Neuroscientists discover brain ‘clue’ that differentiates people who have lower or higher self-control

Jan. 22, 2013

Advanced brain imaging ‘analytic tools’ from Baycrest credited with helping make the discovery

Toronto, Canada – Using cutting-edge brain imaging analytic tools developed at Baycrest’s Rotman Research Institute (RRI), a team of neuroscientists has been able to predict with 71 percent accuracy people who are likely to be better or poorer at controlling impulsive behaviours.

Marc Berman
Marc Berman, lead author of self-control study, holds two marshmallow props for Globe & Mail photographer Kevin Van Paassen.
 
Grigori Yourganov with Stephen Strother and Marc Berman
Grigori Yourganov (foreground) with Stephen Strother and Marc Berman at Baycrest’s Rotman Research Institute.
 
Randy McIntosh
Neuroinformatics expert Randy McIntosh, VP of Research and Director of the Rotman Research Institute.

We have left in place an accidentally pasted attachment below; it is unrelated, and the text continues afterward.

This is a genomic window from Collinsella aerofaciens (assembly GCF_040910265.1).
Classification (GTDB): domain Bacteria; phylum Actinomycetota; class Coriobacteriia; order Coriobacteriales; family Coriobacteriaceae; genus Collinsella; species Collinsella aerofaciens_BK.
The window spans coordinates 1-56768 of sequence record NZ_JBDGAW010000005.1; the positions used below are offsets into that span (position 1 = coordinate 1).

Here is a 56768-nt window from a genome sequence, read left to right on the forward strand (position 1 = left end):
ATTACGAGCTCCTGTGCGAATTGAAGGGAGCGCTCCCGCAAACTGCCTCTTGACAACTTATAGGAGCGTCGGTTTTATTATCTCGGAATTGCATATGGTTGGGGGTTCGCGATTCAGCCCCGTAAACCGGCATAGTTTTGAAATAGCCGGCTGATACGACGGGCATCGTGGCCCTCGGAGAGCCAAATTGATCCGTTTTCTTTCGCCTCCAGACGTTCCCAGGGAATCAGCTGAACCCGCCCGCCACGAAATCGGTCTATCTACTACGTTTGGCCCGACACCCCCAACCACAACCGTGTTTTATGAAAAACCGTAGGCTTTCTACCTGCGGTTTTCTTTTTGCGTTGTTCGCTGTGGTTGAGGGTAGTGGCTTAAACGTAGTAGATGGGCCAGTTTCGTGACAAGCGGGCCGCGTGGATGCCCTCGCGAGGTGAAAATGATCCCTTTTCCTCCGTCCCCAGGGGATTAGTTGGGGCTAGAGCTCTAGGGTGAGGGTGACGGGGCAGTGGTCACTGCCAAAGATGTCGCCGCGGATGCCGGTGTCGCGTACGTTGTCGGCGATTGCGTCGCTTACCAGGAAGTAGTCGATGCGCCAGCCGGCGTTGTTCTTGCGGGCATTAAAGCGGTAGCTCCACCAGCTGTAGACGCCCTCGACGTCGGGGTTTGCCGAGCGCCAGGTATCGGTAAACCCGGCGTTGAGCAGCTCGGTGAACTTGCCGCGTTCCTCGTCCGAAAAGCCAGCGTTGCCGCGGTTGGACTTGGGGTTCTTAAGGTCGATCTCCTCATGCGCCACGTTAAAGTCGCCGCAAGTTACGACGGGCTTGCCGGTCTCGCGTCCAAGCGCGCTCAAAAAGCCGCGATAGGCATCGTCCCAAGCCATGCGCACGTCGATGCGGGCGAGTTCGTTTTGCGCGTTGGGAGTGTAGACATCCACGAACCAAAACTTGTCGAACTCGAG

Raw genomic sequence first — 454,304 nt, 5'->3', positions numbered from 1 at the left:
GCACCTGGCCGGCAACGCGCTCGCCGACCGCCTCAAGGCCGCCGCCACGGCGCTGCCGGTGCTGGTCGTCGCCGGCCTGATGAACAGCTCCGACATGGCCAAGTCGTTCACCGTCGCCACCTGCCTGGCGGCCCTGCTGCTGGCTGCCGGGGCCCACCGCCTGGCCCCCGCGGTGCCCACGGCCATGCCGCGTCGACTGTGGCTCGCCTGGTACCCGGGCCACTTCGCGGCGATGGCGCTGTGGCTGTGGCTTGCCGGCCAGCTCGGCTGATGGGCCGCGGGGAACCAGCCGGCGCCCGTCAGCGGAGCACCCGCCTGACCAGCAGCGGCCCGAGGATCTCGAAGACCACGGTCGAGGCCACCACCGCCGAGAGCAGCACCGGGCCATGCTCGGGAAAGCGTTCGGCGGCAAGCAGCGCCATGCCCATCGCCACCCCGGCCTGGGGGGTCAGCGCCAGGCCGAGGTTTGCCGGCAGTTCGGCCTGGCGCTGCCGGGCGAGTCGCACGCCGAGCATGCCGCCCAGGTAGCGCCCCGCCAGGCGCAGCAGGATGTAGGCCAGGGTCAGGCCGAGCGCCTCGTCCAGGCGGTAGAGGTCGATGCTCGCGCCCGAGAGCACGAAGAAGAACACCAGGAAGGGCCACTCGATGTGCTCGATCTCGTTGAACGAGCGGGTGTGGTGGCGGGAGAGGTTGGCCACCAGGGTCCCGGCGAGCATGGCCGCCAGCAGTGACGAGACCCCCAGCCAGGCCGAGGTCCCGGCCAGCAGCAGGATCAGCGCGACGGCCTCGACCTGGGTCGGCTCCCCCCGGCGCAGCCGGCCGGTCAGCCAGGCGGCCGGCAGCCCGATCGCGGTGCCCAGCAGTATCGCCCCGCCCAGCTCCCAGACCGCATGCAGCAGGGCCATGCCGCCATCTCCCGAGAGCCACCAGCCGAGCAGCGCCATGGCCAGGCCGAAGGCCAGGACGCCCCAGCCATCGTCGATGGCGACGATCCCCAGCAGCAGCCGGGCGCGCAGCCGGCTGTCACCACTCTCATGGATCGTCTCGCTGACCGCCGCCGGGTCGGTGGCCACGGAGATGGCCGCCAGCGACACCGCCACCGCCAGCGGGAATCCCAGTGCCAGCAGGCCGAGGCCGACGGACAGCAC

Computer screen with brain imaging
Computer screen with brain imaging that would have been similar to what was used in analytics for this study.

The study, published today in the online journal Nature Communications, was a multi-centred effort that included cognitive scientists from Baycrest’s RRI, and the Universities of Washington, Michigan, California at Berkeley, Stanford, Toronto, Cornell and Columbia. The scientists had remarkable access to an iconic group of research subjects – now in their 40s and most from the San Francisco Bay area – who were part of Walter Mischel’s seminal “marshmallow” self-control experiments at Stanford from the late 1960s to the early 1970s as four-year-olds. This group had their self-control tendencies tracked over four decades by developmental, social and personality psychologists. In the original Stanford experiment, the children were asked to delay receiving a treat, such as a marshmallow, that was put in front of them for several minutes in order to receive a more desirable reward, such as two marshmallows. Some of the children weren’t able to wait and opted to receive the less desirable treat available without delay.